Often command lines are not invoked directly but are instead passed from one program to another, stored to files, passed over networks and so on. It is not uncommon to pass a full command line as a command line argument to a different "wrapper" command and so on. An array of string is trivial to pass through arbitrarily deep and nested scenarios without data loss. Plain strings not so much. Many, many, many programs do command string splitting completely wrong. They might split it on spaces because it worksforme on this machine and implementing a full string splitter is a lot of work (thousands of lines of very tricky C at the very least). Some programs don't quote their outputs properly. Some don't unquote their inputs properly. Some do quoting unreliably. Sometimes you need to know in advance how many layers of unquoting your string will go through in advance so you can prequote it sufficiently beforehand (because you can't fix any of the intermediate blobs). Basically every time you pass commands as strings between systems, you get a parsing/quoting problem and a possibility for shell code injection. At the very least the string should carry with it information on whether it is a unix shell command line or a cmd.exe command line. But it doesn't, and can't.

Because of this almost all applications that deal with command invocation kick the can down the road and use strings rather than arrays, even though the latter is the "correct" solution. For example this is what the Ninja build system does. If you go through the rationale for this it is actually understandable and makes sense. The sad downside is that everyone using Ninja (or any such tool) has to do command quoting and parsing manually and then ninja-quote their quoted command lines.

This is the crux of the problem. Because process invocation is broken on Windows, every single program that deals with cross platform command invocation has to deal with commands as strings rather than an array of strings. This leads to every program using commands as strings, because that is the easy and compatible thing to do (not to mention it gives you the opportunity to close bugs with "your quoting is wrong, wontfix"). This leads to a weird kind of quantum entanglement where having things broken on one platform breaks things on a completely unrelated platform.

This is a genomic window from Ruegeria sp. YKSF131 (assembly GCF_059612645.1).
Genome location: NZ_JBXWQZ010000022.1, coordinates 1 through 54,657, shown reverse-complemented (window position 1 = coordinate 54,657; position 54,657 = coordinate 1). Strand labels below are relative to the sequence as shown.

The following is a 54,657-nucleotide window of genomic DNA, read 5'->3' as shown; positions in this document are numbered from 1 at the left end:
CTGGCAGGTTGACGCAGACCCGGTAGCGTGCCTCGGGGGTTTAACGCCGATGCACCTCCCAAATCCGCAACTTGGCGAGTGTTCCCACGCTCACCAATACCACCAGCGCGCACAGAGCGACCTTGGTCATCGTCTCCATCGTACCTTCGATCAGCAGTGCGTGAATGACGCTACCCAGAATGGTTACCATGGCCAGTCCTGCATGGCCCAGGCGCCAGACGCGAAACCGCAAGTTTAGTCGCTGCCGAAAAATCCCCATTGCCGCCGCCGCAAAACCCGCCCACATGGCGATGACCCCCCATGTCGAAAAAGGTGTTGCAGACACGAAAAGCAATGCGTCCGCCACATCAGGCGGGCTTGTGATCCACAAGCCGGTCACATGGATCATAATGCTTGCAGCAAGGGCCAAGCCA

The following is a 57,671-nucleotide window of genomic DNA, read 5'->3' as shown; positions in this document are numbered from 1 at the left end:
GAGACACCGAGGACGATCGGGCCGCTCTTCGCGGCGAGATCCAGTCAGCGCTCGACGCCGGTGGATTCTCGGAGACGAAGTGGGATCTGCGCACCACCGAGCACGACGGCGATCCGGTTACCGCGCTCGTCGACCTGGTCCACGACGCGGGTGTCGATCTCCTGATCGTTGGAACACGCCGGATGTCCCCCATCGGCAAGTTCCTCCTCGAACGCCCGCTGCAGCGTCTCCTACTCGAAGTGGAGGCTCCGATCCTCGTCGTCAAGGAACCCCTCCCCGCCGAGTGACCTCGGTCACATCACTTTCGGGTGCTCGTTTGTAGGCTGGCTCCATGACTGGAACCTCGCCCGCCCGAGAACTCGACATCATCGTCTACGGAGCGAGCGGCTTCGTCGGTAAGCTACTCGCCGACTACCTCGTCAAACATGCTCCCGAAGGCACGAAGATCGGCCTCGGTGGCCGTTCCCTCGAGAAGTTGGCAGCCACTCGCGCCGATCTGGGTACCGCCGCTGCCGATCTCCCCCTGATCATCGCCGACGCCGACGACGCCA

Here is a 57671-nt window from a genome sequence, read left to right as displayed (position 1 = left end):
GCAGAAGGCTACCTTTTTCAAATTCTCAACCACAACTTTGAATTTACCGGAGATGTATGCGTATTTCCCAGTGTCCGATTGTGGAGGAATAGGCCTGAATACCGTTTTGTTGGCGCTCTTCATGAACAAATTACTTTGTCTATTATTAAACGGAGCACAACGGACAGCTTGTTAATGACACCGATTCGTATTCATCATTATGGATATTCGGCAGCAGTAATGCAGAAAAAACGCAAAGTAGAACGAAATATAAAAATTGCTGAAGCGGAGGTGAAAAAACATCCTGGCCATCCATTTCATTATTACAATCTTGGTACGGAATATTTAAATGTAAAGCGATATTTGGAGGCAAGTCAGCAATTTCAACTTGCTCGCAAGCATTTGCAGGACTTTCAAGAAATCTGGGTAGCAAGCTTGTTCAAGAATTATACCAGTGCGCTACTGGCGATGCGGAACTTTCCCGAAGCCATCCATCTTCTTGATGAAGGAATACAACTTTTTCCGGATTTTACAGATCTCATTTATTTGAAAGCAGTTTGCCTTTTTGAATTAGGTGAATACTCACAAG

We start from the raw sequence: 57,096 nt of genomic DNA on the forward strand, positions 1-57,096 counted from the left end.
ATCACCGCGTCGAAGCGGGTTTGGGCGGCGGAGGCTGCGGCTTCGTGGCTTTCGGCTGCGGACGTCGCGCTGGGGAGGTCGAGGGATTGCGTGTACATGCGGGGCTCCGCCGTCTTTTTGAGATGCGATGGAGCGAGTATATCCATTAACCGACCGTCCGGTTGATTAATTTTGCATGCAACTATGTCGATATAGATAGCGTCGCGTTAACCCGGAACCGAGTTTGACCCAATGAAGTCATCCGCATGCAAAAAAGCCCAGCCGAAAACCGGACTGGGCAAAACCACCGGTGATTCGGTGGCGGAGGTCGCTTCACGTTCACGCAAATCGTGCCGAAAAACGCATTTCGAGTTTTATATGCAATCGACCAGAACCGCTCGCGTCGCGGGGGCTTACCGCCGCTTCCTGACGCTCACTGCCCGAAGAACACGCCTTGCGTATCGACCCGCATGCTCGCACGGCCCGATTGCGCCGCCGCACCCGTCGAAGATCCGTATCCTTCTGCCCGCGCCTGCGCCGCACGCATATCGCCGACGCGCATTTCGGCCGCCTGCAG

Can this be fixed?

Conceptually the fix is simple: add a new function, say, CreateProcessCmdArray to Win32 API. It is identical to plain CreateProcess except that it takes an array of strings rather than a shell command string. The latter can be implemented by running Windows' internal string splitter algorithm and calling the former. Seems doable, and with perfect backwards compatibility even? Sadly, there is a hitch.

It has been brought to my attention via unofficial channels [1] that this will never happen. The people at Microsoft who manage the Win32 API have decreed this part of the API frozen. No new functionality will ever be added to it. The future of Windows is WinRT or UWP or whatever it is called this week.

UWP is conceptually similar to Apple's iOS application bundles. There is only one process which is fully isolated from the rest of the system. Any functionality that need process isolation (and not just threads) must be put in its own "service" that the app can then communicate with using RPC. This turned out to be a stupid limitation for a desktop OS with hundreds of thousands of preexisting apps, because it would require every Win32 app using multiple processes to be rewritten to fit this new model. Eventually Microsoft caved under app vendor pressure and added the functionality to invoke processes into UWP (with limitations though). At this point they had a chance to do a proper from-scratch redesign for process invocation with the full wealth of knowledge we have obtained since the original design was written around 1982 or so. So can you guess whether they: